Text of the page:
4. In Output directory select an empty directory to output files in.
  5. In Input level, select frames (NOAA POES) or cadu (All others). Leave everything else as is.
  6. Press Start.

Decoding and processing data

You can retrieve the images both in the selected Live Processing Directory (if you don't know its location, you can find it as well as adjust it to your liking in the Settings tab) as well as in the Viewer tab.

Viewer 1

With the Viewer, you can produce composite imagery according to your preferences, as well as combine it with additions such as cities markers, shorelines, borders, latitude and longitude grids, and much more.

Viewer 2

Offline method (for slower PCs)

This method makes use of the recorder in SatDump and saves a baseband to disk. This can enable reception on slower/weaker computers.

WARNING: this method requires a large amount of free disk space. A single Metop recording will be about 17-18 GB in size, a NOAA or METEOR recording about 12 GB. Beware!

  1. Open SatDump and go to the Recorder tab.
  2. Select your SDR, click Start and if necessary adjust the gain.
  3. Scroll down to the Recorder panel, and select wav16 as format.
  4. When the satellite appears, push Start.
  5. You will NOT have access to the SNR meter or constellation, so you'll have to do it by hand. Aim the dish such as the signal is strongest as shown in the FFT spectrogram.
  6. When the satellite sets, stop the recording.

Do NOT use the center carrier to track NOAA POES or METEOR-M satellites. Try to make the sidebands (bumps) as large as possible!
NOAA tracking

If you have sample drops, and you are using a hard disk, close all other running programs.

Data processing

  1. Go to the Offline processing tab.
  2. Search for the appropriate pipeline and select it:
    • NOAA HRPT for NOAA 15, 18, 19.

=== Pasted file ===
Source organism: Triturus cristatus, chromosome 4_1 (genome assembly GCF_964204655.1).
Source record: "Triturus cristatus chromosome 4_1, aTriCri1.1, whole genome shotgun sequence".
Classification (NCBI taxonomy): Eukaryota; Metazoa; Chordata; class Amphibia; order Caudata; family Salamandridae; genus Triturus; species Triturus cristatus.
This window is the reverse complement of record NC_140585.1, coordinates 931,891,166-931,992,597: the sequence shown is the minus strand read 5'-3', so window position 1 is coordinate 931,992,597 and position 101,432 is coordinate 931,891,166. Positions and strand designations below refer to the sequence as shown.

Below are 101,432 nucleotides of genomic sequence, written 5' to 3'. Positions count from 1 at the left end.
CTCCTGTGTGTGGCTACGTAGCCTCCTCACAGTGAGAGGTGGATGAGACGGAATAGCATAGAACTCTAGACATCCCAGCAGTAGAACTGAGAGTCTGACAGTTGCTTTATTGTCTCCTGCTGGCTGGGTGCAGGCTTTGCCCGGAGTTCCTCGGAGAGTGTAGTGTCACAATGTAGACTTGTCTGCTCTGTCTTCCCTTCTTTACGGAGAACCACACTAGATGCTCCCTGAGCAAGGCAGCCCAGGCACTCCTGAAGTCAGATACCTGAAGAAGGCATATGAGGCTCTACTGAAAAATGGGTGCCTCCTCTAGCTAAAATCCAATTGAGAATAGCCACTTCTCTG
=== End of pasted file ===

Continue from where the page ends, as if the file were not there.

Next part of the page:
• METEOR HRPT for METEOR-M N2-2, N2-3
    • MetOp AHRPT for Metop B, Metop C
    • FengYun 3 C AHRPT for FengYun 3C
  3. In the Input file field, select the .wav file that was saved in the Recordings folder.
  4. In Output directory select an empty directory to output files in.
  5. Select baseband in the Input Level field. Check the DC Block checkbox and leave everything else as is..
  6. Press Start.

After it is done, you can process the image as previously explained.

Common pitfalls



Why don't cheap LNAs work?

Let's first describe how a typical satellite system works.

  1. A feed converts the radio waves into electrical signals.
  2. An amplifier (LNA) amplifies the tiny signals.
  3. A SDR radio converts the signals into bits that are then processed by the computer.

The feed cannot discriminate between a "good" signal (the satellite), a "bad" signal signal (GSM, LTE, 5G...), and noise that are present at the specified frequency range.

This means, both the "good" signals, the "bad" signals, and the noise are sent to the LNA.

Now, an LNA has three main characteristics:

"Bad" signals usually are much stronger than the signals you want - after all, cell phone towers might be a couple hundred meters from your dish, while the satellites are a lot farther away. The towers also trasmit with much more power, often 500 watts or more, than the measly 25 watts of a HRPT satellite.

An unfiltered LNA will try amplifying the very strong "bad" signals and quickly overload, especially if it has a high gain (which you need for satellite reception).

The solution is to filter the signal after a (relatively) small amplification, and before additional amplification with a high-gain LNA.

A filter removes or attenuates unwanted emissions close to the signal of interest, which means the following stages will not be overloaded by them.

The cheap SPF5189z LNAs are very high gain LNAs, but with low power output. Therefore, they easily overload in the presence of even moderately strong signals.

On the other hand, the SAWbird GOES includes exactly what we discussed above: two separate LNAs sandwiched around a filter. The first LNA has a very low noise and high tolerance to overload, but low gain. After the filter, a high gain but low power output stage is used to further amplify the filtered signal.

A setup for noisy conditions or improved performance

If you're plagued by LTE/5G noise that cause even the SAWbird GOES to overload, there is only one solution: an external filter coupled with a high performance LNA. Beware that this approach is a bit more involved than just using a SAWbird.

At present, the only suitable filter is a Sysmocom cavity filter. It is made in very low quantities and is often out of stock, unfortunately.

A good LNA to couple this filter with is a Minicircuits ZX60-242GLN-S+. These two components together should enable reception even in areas plagued by 1710 MHz 5G NR.

This setup also provides improved performance with respect to a SAWbird, but of course at a higher cost. A typical use case would be a portable setup with a small and lightweight dish.

Have fun with HRPT!

Version: v1.0.2